Thursday, April 7, 2016

Can Optimism Kill You?

It has been said that humans are "hard-wired for hope".  It is generally true and, while it can have many positive benefits, and most certainly helped us survive this long, it can also be a dangerous thing as can any bias to our perceptions and thinking.

I freely admit that the title of this post is a bit tongue-in-cheek, but, hey, it sounded funny, so there it is.  But the real punchline is that the answer to the question is "yes".

The point of this post is to take a moment to simply cast a light on our optimism bias and the negative consequences it can have.  As I make the point, it will seem obvious, and since both of us are human, it will slowly fade as our optimism bias kicks in and our brain refines it to:
That is a good point, good thing I know it, because now I can avoid it flawlessly, cause *I* rock!  W00t!  High fives all around, me!
[Before I forget, this article in Time magazine raises some good points on this topic as do many, many others.]

The Risk of Arrogance

One lesson that I learned too slowly in life was that optimism can not only come off as arrogant, it can be an absolute form of arrogance.  For me, this gets at the crux of the downsides to optimism bias.

For example, let's say you were just assigned to a team to resolve a thorny problem.  Most of the members, if not every one of them, have been wrestling with this problem for years.  You waltz in, all fired up to solve this problem, because, hey, you've solved problems before and this is a problem.  you gush with optimism about how "do-able" this is.

To many of those folks you are at a high risk of being perceived as arrogant, naive, or both.  Not a smart start, because you should be balancing your optimism about solving this problem against the fact that the team you need to work with has struggled with solving it for years and it may be harder than you think.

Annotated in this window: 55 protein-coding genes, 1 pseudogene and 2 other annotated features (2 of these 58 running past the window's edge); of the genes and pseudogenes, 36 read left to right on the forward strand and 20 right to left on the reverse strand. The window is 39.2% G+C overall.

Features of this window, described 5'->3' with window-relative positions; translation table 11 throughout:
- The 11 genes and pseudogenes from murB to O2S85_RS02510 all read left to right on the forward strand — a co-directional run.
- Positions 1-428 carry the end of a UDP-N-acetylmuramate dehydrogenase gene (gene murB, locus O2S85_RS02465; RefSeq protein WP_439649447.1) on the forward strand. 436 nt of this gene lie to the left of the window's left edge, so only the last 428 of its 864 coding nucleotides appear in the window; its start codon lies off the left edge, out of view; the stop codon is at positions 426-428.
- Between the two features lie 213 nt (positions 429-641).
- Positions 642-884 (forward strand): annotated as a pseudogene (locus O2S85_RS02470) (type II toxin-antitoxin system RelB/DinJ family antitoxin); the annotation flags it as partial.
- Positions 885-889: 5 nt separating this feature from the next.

Does that mean you should approach every problem with a sense of doom and capitulation?  No.  But there is a happy medium.

On a personal level, the risks are manifold.  You see a challenge, do the math, and your optimism bias starts rapidly rounding numbers in your favor.  Before you know it, you are creating great YouTube material for Tosh.0 and frantically trying to find your medical insurance information for your trip to the emergency room.

Or maybe that never happens to you, because, hey, you are more awesome than everyone else.  Chances are, it does (perhaps in a less dramatic fashion) and managing this can help you and your colleagues be more successful.

Setting Yourself Up for Failure

One example of this is found in the community college student population.  The Center for Community College Student Engagement at UT-Austin's Spring 2016 report Expectations Meet Reality: The Underprepared Student and Community Colleges discusses in length the challenges facing:
"...the two-thirds of community college students who enter our institutions every year underprepared and not ready for college-level work."

TWO THIRDS.  Let that sink in.  Most of the students applying are not prepared.  But they think they are.

In fact, according to this report, 86% of entering students believe they are academically prepared, but 68% end up requiring development education.

It's a Battle You Can Win

Remember those students that were overly optimistic about their preparation?  Well, it is not just blind arrogance.  Once they come to grips with the reality of the situation, they are on board with it.  In fact, 65%-70% of students placed in developmental courses feel they were placed appropriately.

So, we can fight this battle, with:
  • Good, objective data
  • Engaging others to provide their perspective (and maybe some humility)
  • Routinely doing a "reality check" on our assumptions
  • Actively trying to be honest with ourselves and our capabilities
We will still succumb, but we can do better (optimistic, huh?).

Optimism can be a good thing.  It helps us keep going.  It helps drive ambition and things like going to the moon.

But it is a double-edged sword.  It biases our thinking and we need to be mindful of that.  Let's use it to our advantage.  Perhaps we should coin a new phrase, be optimistic cautiously.

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